Many patients will then also require insulin therapy, alone or in combination with other agents, to maintain glucose control. Admitted to the hospital in Kansas City, her blood sugar rocketed out of all control and she suddenly lost consciousness late in the evening, just fell into the diabetic shock. The higher the creatinine, the worse the kidney function. People with type 2 diabetes should be monitored routinely as part of their annual review from diagnosis. Sub-optimal glycaemic control often goes undetected, so an early morning ACR and concurrent serum creatinine should be checked. Blood pressure should be measured regularly in everyone with type 2 diabetes and nephropathy, aiming for less than 130/80mmHg.3,21 It should be recognised, though, that targets should be individualised. Not everyone can achieve the set targets without adverse effects on their health – for example, postural hypotension may be induced in older adults, increasing their risk of falls and fractures22 so targets should be adapted as appropriate.

Good blood glucose control, aiming for an HbA1c target of 48mmol/mol, has been shown to reduce diabetic nephropathy.3 However, this needs to be balanced with the individual’s risk of hypoglycaemia, especially in older people.22 Additionally, if a person is taking metformin,3 specialist advice from a nephrologist and/or diabetologist is required if their renal function is deteriorating. Diabetes is the leading cause of peripheral neuropathy worldwide.23 Diabetic neuropathy has varied clinical manifestations and may involve every system in the body.24 This means diabetic neuropathies can result in considerable morbidity, disability and reduction in quality of life with increased mortality. But it’s not inevitable if we can educate people on the power of low-carb living for treating diabetes with little to no need for medications or insulin (despite the fact doctors are still encouraging carb consumption even when low-carb controls the diabetes). Another considerable problem is peripheral neuropathic pain, which affects 15-26% of people with diabetes25 and can lead to considerable disability. under-acknowledged in evidence and practice. Often help can be easily found. A simple way to broach the subject is to ask: “Some people with diabetes have problems with their sex lives; have you ever had a problem like that?”29 This can help to open the dialogue.

Gastroparesis occurs with vagus nerve damage, which stops the muscles of the stomach and intestines working normally and alters digestion.24 The effects include failure of stomach emptying (which can cause discomfort, vomiting and problems with glycaemic control) and bowel problems such as constipation, diarrhoea and occasionally incontinence. Less often, the bladder is affected, causing urinary retention and overflow incontinence. Practitioners should enquire during review about bowel and bladder function. Can you imagine if you show them pictures of what you eat like bacon, butter, eggs, steak, full-fat cheese, etc. Specialist referral is required for management of these conditions. Clear communication about individual risks is key to helping people understand their goals of care and getting them engaged with their care decisions.30 NICE NG283 promotes individualised care approaches. This can be supported by tools such as Diabetes UK Information Prescriptions31 on EMIS and Systemone to help them set goals they feel able to achieve.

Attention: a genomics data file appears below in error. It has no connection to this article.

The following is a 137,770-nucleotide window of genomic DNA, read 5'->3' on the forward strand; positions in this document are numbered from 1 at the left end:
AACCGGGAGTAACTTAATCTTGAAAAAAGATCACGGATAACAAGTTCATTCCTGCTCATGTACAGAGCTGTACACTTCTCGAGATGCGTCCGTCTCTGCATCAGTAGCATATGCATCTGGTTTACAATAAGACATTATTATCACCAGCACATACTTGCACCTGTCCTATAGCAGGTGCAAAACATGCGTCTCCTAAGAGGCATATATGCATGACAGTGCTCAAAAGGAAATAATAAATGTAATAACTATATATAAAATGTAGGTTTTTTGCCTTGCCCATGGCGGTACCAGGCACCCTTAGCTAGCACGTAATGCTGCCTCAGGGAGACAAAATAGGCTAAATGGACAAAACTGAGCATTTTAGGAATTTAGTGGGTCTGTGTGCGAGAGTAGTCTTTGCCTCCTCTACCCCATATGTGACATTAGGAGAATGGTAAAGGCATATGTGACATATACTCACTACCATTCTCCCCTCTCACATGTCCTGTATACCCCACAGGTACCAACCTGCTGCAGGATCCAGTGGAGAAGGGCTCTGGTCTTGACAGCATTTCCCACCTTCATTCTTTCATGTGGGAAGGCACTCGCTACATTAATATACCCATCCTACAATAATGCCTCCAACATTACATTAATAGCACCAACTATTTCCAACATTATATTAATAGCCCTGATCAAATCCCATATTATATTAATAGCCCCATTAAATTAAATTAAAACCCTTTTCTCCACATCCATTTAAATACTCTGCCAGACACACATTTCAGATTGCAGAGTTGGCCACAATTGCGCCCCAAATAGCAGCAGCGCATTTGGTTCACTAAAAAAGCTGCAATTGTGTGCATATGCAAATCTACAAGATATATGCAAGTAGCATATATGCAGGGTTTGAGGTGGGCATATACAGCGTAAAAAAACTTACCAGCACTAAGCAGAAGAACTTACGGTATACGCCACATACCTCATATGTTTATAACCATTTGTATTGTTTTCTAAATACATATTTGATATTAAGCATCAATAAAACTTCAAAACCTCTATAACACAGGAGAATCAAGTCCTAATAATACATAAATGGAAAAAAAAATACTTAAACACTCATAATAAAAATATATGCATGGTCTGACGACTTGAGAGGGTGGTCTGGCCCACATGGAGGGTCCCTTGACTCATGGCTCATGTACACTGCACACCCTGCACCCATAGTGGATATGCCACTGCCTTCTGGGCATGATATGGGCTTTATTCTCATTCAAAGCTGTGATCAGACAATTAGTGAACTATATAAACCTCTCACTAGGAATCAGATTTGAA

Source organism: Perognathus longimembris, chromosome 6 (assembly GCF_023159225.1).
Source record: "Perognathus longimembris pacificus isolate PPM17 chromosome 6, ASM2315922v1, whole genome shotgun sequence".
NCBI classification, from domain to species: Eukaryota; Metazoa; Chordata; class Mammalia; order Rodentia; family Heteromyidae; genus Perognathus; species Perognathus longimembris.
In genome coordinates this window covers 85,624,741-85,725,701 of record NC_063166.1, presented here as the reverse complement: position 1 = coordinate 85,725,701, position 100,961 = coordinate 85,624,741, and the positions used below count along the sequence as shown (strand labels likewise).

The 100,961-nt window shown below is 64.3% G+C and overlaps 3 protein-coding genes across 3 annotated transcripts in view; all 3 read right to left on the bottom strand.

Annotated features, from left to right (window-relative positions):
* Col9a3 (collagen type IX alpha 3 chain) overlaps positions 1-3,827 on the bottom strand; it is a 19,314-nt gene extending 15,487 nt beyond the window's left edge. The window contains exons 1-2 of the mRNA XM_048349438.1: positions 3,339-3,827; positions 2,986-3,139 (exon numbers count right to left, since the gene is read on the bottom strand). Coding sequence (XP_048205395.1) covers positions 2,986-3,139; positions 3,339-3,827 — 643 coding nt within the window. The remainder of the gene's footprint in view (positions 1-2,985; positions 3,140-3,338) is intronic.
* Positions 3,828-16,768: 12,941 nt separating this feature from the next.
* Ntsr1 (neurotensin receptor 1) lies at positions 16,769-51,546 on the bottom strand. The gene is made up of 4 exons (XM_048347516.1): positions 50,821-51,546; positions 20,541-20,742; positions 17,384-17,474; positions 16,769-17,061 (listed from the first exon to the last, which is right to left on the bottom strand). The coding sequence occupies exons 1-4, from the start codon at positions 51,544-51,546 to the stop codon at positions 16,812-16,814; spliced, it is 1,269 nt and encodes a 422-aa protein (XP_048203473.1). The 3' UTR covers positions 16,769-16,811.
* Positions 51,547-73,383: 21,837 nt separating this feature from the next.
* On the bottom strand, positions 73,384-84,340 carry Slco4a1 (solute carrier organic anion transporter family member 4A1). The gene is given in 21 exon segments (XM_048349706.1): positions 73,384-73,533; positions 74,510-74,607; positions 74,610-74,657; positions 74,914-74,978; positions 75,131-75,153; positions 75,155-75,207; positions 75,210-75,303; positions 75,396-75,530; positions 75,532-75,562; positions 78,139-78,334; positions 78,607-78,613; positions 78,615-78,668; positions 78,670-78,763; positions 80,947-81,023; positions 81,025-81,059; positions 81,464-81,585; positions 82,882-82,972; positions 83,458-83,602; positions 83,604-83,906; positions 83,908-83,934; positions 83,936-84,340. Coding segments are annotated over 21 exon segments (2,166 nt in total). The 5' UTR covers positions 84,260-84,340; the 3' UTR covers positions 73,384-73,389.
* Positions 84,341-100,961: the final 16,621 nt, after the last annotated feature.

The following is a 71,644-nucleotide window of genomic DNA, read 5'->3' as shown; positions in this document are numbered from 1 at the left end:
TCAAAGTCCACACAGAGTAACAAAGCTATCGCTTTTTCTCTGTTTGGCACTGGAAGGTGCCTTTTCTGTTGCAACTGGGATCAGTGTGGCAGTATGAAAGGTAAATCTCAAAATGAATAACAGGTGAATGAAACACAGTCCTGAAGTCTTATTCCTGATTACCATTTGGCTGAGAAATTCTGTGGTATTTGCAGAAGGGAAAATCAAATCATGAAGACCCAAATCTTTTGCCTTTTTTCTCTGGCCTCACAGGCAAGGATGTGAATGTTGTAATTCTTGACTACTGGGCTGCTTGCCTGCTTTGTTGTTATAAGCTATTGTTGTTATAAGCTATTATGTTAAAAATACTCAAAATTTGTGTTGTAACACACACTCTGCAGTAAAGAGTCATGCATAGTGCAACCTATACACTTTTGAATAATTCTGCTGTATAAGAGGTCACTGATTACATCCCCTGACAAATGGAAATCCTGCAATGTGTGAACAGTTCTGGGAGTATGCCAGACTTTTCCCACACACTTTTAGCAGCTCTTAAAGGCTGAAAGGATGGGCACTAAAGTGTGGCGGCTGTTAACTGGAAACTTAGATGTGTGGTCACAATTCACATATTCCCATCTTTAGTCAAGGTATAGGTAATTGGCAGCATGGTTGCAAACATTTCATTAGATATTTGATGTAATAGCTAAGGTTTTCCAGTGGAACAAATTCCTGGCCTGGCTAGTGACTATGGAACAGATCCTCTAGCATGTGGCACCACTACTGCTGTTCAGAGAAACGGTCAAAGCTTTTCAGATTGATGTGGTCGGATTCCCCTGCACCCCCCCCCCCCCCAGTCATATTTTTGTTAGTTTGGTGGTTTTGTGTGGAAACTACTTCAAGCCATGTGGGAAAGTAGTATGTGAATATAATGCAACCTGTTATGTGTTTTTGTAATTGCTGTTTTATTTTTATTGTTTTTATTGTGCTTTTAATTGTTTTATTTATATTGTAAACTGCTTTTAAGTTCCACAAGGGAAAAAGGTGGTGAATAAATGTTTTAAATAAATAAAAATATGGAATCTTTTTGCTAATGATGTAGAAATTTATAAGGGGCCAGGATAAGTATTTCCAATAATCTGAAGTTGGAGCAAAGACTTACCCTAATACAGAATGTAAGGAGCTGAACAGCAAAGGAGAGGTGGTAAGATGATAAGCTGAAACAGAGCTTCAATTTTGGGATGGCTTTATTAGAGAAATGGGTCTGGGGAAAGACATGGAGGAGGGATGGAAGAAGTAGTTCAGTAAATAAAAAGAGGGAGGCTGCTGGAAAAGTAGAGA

NICE NG2183 and the ADA and EASD4 guidance are built around the approach of helping people to understand about their diabetes, to set goals they will be able to achieve and to know when it is important to seek help. The practitioner-patient partnership has never been more pivotal in preventing the complications of diabetes. 4. Inzucchi S, Bergenstal R, Buse J et al. She developed pneumonia and an infection at the surgery site. Diabetes Care 2015;35:1364-1379. 16.

Diabetes Control & Complications Trial. The effect of the intensive treatment of diabetes on the development & progression of long-term complications in insulin dependent diabetes mellitus. New England Journal of Medicine, 2014 nejm.org/doi/pdf/10.1056/NEJM199309303291401 (accessed 4 May 2016). 24. Tesfaye S. I am estimating that her carb intake while in hospital was ~350 g per day!!!! Springer Science, 2013.